Hopper Hauls In $12M More, Harnesses Big Data for Travel Discovery
It’s a big day for big data. One of the local flag-bearers of the field has raised a sizable venture round as it prepares to unveil its online travel product to the world.
Cambridge, MA- and Montreal-based Hopper is announcing today a $12 million Series B round led by OMERS Ventures, the VC arm of one of Canada’s biggest pension funds. Previous investors Brightspark Ventures and Atlas Venture also participated in the financing. The money comes about a year after Hopper announced its last round; the startup has now raised $22 million to date.
Hopper is starting to do beta signups and plans to go live with its site later this year. The company isn’t saying a lot about its product yet, but it’s all about travel discovery—finding things to do and places to go that you didn’t know existed. That’s as opposed to travel search, which assumes you know something about what you’re looking for, says Fred Lalonde, Hopper’s co-founder and CEO.
Lalonde recently gave me some hypothetical examples of travel discovery. Say you want to find good deals from Boston to a beach where you can do scuba diving, and you’re not sure how much a hotel would cost, but you’re open to traveling to different kinds of places. Or say you’re looking for a vacation rental in Spain that’s within walking distance to a golf course. Presumably Hopper will be able to help you find such things more effectively than the status quo, which is searching through a bunch of websites.
The key is harnessing all the data that’s out there on the Web. Lalonde contends that user-generated content—blogs, photos, and so forth—contains more high-quality information than the travel sites we typically use today. “If you knew what you were missing when you travel, you would be shocked,” he says.
To access all that data, Hopper has built its own infrastructure, with plenty of servers and software, to crawl the Web and structure the information. And it has aggregated about half a billion Web pages about travel. “I think we are already the largest structured database of travel out there,” Lalonde says.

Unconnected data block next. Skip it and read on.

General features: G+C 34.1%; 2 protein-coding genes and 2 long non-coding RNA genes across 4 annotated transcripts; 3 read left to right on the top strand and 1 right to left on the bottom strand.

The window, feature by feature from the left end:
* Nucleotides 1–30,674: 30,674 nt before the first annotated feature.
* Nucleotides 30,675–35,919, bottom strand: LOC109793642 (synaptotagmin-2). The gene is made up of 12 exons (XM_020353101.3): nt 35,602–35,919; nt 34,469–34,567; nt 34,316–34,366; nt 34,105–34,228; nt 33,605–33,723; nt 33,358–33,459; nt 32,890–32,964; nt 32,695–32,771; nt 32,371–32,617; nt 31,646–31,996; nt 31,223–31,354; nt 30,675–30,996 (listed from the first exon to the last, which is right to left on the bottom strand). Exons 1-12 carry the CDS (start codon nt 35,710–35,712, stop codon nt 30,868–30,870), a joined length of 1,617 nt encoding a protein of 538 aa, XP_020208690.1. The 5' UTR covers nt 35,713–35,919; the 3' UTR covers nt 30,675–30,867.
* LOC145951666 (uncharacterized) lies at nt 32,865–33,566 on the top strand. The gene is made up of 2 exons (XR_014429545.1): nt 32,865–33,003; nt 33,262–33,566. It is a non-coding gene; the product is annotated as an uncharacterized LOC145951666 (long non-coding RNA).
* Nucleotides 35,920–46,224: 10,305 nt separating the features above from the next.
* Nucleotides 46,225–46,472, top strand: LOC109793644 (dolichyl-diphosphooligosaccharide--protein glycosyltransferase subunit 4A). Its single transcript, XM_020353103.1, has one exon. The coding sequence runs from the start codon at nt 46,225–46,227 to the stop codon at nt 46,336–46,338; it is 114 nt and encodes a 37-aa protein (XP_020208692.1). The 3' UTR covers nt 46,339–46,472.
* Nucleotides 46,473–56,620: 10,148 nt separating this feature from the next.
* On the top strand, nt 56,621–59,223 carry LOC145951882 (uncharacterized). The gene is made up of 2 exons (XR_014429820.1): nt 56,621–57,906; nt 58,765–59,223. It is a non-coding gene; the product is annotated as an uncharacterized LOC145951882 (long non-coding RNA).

Now the challenge is rolling out the right user experience. That is one of the main things the team in Cambridge is working on now. “It will look like nothing you’ve ever seen,” Lalonde says. (He adds that Hopper has been able to recruit talent from bigger local companies like TripAdvisor, Carbonite, and Endeca/Oracle. The startup has 20-some employees currently.)
I asked Lalonde about where Hopper fits into the bigger trends in big data. “Companies are stepping back and looking at their data assets,” he says, and they are “rebuilding a lot of their business practices” around big data and analytics. In the travel sector, this means some companies are looking to form partnerships with Hopper that wouldn’t have before, he says. (Look for news on that in the future.)
What’s more, the whole IT landscape is changing. “Business models are different, the technology is different, the user experience is different,” says Lalonde. We’re starting to see new tech companies, “built from the ground up, consumer and enterprise plays that are just entirely disruptive,” he says.
So who is Hopper looking to disrupt? Lalonde doesn’t say explicitly, but travel guidebooks, certain media sites, and big guys like Google and TripAdvisor might want to watch their backs.